Who Will Help Those Who Don’t Have Children?

My husband and I did not have kids. Our siblings all have children. We have saved and expect to be comfortable in our retirement. I am presently retired and my husband will retire in about 2 years. We look forward to traveling and enjoying life. We recently met a similar couple who asked what our plans were as we got older. Who do you trust to help with finances, etc should that become necessary? We are close to our relatives but they do not live near. We cannot imagine moving closer to them. So being in our early 60s we are starting to wonder and want to investigate various alternatives. We were a help to my mother when she got older and we are involved with my husband’s mother but we don’t have a son or daughter to assume that roll. Not that that is an assumption everyone can make even if they have children. So I’m wondering if you might write something about this topic. Much obliged.

From “Child Free”

Dear Child Free……this is Cliff.

Lucky are those who have adult offspring who want to help their parents, are in a position to do so and don’t consider it a burden. But you’re right, even if you have children you can’t count on them to be able to help you when you need help in old age. Your grown children may be overwhelmed with their own families and lives. They may live far away. They may have disabilities of their own. Or you may not want their help. Many people fear having to be dependent on their children for support and care in old age. It’s easy to feel like you’re a burden to someone even when that person wants to help. And of course, these days, it’s increasingly common to not have any family nearby, as is the case with you and your husband.

If you live long enough, you will need help though. If you’re wealthy, you can buy help. If you’re poor, Medicaid (“Mainecare” in Maine) may offer limited help at home or more substantial help in a congregate care setting such as assisted living or nursing facilities. If you’re somewhere in the middle, as most people are, you may have to “spend down”……purchase services to help you stay at home until such time as you qualify for Mainecare. That is the path most people take.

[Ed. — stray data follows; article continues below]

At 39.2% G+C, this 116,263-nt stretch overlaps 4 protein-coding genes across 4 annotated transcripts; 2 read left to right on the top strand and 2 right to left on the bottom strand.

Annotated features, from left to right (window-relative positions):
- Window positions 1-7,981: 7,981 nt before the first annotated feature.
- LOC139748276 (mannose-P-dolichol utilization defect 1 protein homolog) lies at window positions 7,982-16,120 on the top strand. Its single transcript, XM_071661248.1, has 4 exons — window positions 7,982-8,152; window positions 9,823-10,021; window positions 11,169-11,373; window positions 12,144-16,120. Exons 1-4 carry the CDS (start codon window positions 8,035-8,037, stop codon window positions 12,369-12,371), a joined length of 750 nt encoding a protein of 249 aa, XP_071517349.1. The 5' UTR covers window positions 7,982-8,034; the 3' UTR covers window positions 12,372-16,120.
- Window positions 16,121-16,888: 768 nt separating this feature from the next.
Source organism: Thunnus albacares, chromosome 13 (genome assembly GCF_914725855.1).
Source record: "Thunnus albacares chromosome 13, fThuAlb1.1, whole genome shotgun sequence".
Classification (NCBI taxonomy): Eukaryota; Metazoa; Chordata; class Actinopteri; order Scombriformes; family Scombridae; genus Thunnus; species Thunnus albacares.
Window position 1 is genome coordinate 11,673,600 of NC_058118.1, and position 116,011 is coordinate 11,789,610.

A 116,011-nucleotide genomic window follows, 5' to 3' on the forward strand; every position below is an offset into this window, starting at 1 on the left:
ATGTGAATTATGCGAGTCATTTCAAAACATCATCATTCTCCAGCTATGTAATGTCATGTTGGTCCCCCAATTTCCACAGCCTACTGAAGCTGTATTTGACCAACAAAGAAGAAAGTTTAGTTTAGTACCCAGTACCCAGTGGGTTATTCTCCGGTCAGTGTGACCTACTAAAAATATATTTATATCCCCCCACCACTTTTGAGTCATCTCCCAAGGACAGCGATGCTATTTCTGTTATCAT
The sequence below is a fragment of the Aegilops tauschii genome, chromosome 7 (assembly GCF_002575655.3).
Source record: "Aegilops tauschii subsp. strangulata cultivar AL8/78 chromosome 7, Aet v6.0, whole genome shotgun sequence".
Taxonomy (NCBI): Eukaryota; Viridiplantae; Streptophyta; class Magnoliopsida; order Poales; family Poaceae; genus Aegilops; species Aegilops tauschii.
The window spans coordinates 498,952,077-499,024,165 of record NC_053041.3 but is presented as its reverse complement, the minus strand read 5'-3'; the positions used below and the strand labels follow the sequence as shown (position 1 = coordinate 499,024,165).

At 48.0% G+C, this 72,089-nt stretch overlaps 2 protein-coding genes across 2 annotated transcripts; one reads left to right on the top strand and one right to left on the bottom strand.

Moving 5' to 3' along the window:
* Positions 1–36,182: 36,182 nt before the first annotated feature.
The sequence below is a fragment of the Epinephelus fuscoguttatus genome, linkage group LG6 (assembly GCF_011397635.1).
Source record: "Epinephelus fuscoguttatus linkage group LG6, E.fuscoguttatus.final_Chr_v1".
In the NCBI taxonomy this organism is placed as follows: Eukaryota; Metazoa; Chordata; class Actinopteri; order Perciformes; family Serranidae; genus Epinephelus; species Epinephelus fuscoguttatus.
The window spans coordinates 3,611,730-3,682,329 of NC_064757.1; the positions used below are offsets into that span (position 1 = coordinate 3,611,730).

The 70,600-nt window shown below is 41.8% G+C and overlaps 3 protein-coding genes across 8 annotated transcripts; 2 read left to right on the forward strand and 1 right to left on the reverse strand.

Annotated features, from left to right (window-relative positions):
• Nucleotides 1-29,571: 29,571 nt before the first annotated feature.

But you’re right in thinking about alternatives to either family or poverty. There are retirement homes and communities that offer nice surroundings, modest cost and may offer just enough help. Other options? Many types of informal care arrangements work for people. For example, renting a spare bedroom to the right person may bring you both companionship and assistance in exchange for reduced or no rent. This arrangement may allow you to stay in your own home. “Naturally occurring retirement communities” are getting increased attention and may prove to be especially popular with baby-boomers. These are groups of people, either friends or neighbors, who choose to live in close proximity (either in the same large house, apartment building or neighborhood) and offer mutual assistance. Another innovation is the multi-generational commune, in which retired people offer child care, cooking and help with chores up to their abilities. These communities have different arrangements. Individuals and families may have their own small houses or there may be a large house, but the result is an integrated, intergenerational community that “takes care of its own”. This arrangement is not for everyone, and problems can develop as in any large family arrangement. They also require a lot of planning and hard work to maintain compatibility. Like a marriage, these arrangements work best with people who are flexible, good communicators and willing to give up some privacy and autonomy.